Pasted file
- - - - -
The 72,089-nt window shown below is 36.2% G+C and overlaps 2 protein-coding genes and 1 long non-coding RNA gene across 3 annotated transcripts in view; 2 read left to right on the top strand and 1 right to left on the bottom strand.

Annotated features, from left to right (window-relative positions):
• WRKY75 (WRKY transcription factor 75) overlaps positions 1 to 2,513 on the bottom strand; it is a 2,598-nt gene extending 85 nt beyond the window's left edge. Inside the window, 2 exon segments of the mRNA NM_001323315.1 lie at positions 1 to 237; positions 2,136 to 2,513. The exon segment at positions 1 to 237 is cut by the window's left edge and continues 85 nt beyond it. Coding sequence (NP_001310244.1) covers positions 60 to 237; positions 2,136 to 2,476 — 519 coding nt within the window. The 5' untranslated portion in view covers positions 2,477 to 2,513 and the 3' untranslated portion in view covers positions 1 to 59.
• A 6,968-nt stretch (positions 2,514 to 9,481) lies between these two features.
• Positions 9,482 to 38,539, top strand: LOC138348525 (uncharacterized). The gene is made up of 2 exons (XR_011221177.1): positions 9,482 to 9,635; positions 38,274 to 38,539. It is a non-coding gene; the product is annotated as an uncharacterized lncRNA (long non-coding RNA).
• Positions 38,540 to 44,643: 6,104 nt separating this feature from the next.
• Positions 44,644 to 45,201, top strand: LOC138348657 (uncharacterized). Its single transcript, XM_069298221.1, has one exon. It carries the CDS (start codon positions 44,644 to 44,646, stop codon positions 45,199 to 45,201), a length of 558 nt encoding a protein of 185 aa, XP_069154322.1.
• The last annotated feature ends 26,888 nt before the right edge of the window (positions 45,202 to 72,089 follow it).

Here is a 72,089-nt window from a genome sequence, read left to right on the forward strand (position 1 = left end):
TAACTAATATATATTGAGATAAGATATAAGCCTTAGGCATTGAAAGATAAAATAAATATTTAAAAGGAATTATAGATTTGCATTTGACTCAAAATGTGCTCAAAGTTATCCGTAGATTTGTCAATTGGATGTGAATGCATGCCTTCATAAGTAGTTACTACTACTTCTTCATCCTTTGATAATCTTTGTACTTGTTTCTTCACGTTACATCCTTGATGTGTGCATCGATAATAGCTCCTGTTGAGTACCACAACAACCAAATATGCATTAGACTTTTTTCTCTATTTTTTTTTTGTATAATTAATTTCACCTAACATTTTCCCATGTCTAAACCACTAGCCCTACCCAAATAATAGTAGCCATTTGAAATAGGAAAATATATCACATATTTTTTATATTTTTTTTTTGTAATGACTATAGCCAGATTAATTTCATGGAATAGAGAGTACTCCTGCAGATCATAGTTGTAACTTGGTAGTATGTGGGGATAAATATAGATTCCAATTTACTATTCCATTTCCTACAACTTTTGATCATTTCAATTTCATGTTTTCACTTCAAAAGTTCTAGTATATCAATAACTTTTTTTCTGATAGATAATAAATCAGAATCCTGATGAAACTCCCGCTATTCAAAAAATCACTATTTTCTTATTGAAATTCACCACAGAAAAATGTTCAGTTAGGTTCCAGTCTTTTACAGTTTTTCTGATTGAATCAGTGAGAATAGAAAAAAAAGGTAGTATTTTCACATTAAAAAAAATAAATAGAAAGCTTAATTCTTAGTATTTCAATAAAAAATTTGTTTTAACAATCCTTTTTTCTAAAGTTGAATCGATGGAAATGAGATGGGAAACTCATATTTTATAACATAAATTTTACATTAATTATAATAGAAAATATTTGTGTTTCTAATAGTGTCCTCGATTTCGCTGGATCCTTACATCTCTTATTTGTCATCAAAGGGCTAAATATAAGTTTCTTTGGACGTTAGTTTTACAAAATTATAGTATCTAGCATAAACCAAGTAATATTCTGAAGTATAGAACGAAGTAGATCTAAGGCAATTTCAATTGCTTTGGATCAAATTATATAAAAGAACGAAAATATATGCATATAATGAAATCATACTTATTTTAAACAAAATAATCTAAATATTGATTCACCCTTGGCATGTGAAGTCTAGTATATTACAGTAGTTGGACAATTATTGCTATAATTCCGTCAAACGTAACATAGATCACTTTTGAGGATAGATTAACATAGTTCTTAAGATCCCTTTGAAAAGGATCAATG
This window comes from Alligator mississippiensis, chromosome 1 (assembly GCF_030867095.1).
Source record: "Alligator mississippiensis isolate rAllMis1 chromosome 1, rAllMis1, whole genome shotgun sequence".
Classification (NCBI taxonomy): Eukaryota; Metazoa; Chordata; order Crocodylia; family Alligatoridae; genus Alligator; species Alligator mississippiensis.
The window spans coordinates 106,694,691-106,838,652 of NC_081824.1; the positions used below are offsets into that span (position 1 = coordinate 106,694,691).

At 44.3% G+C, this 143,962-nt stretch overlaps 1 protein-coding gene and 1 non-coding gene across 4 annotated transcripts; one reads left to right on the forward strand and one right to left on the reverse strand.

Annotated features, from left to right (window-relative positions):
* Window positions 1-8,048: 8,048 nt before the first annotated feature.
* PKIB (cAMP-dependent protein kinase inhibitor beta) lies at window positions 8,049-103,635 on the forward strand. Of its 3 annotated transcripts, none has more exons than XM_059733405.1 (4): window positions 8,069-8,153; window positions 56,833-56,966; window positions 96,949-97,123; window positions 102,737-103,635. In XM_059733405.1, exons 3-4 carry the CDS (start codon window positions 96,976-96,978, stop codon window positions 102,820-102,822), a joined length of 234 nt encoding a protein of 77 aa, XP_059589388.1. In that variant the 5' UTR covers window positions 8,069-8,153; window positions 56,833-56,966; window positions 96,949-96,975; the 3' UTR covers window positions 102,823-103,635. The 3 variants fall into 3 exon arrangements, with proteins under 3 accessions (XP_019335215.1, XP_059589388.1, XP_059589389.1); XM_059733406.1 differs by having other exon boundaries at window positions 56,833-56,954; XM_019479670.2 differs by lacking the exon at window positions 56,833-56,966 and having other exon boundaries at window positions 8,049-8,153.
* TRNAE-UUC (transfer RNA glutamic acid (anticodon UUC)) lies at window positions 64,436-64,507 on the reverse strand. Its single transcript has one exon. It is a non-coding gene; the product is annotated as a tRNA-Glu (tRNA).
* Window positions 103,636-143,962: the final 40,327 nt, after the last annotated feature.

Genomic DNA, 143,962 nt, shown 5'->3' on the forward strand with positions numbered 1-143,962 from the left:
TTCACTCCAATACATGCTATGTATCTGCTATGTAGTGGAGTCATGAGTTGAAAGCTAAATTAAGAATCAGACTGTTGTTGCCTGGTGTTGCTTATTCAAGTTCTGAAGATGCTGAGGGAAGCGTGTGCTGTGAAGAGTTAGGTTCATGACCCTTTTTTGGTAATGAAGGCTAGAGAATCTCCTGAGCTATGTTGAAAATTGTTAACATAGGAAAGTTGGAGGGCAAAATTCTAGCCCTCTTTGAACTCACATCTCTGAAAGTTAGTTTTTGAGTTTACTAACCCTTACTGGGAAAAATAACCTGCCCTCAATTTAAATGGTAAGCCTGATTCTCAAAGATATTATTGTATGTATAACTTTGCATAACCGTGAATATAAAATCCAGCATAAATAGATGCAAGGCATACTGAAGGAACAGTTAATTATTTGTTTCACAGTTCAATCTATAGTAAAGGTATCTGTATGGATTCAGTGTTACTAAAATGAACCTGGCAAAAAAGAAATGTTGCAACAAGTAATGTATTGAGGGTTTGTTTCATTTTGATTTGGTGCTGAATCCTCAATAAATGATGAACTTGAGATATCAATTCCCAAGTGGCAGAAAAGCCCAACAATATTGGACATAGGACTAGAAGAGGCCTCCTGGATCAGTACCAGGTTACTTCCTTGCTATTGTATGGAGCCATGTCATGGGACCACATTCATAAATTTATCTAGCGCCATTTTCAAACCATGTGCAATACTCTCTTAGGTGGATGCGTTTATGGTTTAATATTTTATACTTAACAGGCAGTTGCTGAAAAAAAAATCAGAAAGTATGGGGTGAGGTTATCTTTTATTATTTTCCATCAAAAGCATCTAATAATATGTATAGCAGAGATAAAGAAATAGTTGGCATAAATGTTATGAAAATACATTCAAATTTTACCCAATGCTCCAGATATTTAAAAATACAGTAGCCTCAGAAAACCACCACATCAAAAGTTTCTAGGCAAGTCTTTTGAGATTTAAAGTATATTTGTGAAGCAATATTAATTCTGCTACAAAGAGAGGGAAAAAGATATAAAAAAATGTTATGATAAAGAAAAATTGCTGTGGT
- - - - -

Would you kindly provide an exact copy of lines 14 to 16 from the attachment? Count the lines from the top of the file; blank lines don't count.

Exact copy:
The window spans coordinates 106,694,691-106,838,652 of NC_081824.1; the positions used below are offsets into that span (position 1 = coordinate 106,694,691).

At 44.3% G+C, this 143,962-nt stretch overlaps 1 protein-coding gene and 1 non-coding gene across 4 annotated transcripts; one reads left to right on the forward strand and one right to left on the reverse strand.

Annotated features, from left to right (window-relative positions):